A New Cranky Talk Is Live: How Airlines Choose Where to Fly

Podcast, Schedule Changes

Cranky Talk: How airlines pick their routes!

Cranky Talk is back again, and this week, we’ve put together a look at how airlines decide where to fly. Of course, they use data, but there are several tricks of the trade that you might find surprising. Dave and I put this together after speaking to former airline planners and consultants.

Thanks for the feedback on the music last week. Almost everyone who reached out hated it, so we scrapped it this time.

Download it here or listen below.

I’m pleased to once again thank this week’s sponsor, Turbulence Forecast. Almost every flight you take has turbulence, but wouldn’t you like to know how much there will be and when it will happen?  Check out turbulenceforecast.com for worldwide turbulence maps, interpretations, and a concierge forecast by email service.  You can receive a personalized turbulence forecast before your flight from the founder of the website. 

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5 comments on “A New Cranky Talk Is Live: How Airlines Choose Where to Fly

  1. I was a network planner for one of the large US carriers doing domestic network planning. I added several new routes, built the schedules for many hubs for which I was responsible, and determined frequencies, etc. we never did any of that city visiting/ walking around/ etc that you mentioned. We mostly relied on colleagues in the sales department who had access to customer travel info for corporate travel. I also worked for one of the gulf carriers in planning and added several dots to the map during my time there. At both airlines, we mostly relied on the industry and internal data sources we had, and then got airport / city information from our contacts at airports we met at route development conferences and through our contacts at the various airports we served.

    1. Jason – Thanks for sharing this. I’m guessing different airlines work very differently. The person who talked about walking around towns was at an airline that was large but I would say didn’t have a large sales force.
      But do note that he was talking about this specifically for adding new dots to a map, not new routes to an existing point.

      I think the other key, which addresses your second experience at a gulf carrier, is that this airline was in a more compact footprint. I can’t imagine traveling the world to figure out which remote city Emirates, Etihad, etc is going to fly to next. I’m sure it’s very different when those distances are involved.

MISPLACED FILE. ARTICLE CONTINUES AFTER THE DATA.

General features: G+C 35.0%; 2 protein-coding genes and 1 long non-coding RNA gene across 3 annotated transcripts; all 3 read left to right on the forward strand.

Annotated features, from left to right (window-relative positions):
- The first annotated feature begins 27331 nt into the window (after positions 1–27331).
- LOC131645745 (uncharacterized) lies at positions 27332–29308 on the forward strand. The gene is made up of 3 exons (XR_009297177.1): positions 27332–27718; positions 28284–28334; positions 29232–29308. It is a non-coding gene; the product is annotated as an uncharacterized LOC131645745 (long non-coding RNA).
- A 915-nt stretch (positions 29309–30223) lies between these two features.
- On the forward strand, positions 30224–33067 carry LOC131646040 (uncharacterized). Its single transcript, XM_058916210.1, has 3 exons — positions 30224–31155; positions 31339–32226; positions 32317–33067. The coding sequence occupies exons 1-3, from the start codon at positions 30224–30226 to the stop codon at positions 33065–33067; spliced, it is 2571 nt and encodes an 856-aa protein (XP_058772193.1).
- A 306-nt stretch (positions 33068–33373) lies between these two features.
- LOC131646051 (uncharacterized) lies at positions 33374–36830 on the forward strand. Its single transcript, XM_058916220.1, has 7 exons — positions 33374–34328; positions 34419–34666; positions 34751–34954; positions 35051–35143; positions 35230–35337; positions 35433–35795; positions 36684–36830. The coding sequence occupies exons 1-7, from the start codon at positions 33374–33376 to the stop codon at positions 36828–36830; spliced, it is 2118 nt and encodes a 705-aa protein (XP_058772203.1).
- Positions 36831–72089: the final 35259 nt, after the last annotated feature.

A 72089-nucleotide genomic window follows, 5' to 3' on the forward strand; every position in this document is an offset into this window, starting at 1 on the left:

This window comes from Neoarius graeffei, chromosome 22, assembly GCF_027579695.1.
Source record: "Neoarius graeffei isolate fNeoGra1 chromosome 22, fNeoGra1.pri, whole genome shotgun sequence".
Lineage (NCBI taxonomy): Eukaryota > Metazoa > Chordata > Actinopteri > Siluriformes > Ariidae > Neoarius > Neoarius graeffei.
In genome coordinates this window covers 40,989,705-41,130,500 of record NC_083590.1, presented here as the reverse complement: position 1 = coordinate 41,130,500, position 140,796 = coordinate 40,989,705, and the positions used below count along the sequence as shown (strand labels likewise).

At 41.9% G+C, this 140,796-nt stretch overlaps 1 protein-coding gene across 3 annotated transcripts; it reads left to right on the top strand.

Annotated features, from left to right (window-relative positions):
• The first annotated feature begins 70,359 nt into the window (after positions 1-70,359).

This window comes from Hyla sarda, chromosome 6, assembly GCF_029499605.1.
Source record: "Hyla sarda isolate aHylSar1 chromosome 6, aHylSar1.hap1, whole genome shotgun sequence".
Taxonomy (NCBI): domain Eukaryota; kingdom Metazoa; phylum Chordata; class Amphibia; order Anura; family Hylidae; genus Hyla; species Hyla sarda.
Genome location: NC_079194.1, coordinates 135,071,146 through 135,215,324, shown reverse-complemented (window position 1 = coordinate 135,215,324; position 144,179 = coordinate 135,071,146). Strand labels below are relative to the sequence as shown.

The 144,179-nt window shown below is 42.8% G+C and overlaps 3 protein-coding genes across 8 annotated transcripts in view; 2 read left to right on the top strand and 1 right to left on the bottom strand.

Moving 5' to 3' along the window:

1. I put new dots on the map as well at my carrier. You even alluded to it in your chat. And a few others as well. I also, of course, added lines to existing dots. And made those lines wider. I do think that at least one major airline had people who got out into the field a bit more when looking at new dots, but in my experience we didn’t at my company.
        At my Gulf carrier, we didn’t go on big exploratory trips when deciding on new dots. But I did know people at one of the other Gulf carriers who actually did go out and visit potential destinations in delegations with ops, sales, govt affairs people when looking at new destinations. We didn’t. We just used the data we had through industry sources that we used, and spoke with airport air service development people we met at conferences as we negotiated incentives prior to launch.

  2. “Pin the route on the donkey” sounds like it would explain some airlines’ past route decisions.

    I’m surprised that average fares out of a given airport weren’t mentioned, both for airlines looking to compete on an existing route and for airlines considering adding new routes. For example, XNA (Northwest Arkansas) was (still is?) one of the most expensive airports to fly out of in terms of fares, with relatively few alternative airports within reasonable driving distance. Sure, much of that is vendors visiting Walmart (or vendor bigwigs visiting their sales offices in the area that sell to Walmart), with a bit of university traffic as well (University of Arkansas is in the area), but that also means a decent portion of people working for Walmart corporate and Walmart’s vendors who have disposable income for leisure trips. For its size, XNA also passes the “rush hour” test, as traffic there is not to be underestimated. I guess what I’m trying to say is that I was always surprised (pre-COVID) that there weren’t more routes and options for flights into XNA.

    I don’t have any affiliation with NW Arkansas, other than visiting there for business a few times, and it probably isn’t the most typical example, but nonetheless that came to mind.

    1. Kilroy – We tried to steer away from discussing the specific data they use, because a lot of that is obvious. But under data, they look at historical performance. Fare levels are a big part of that for sure.

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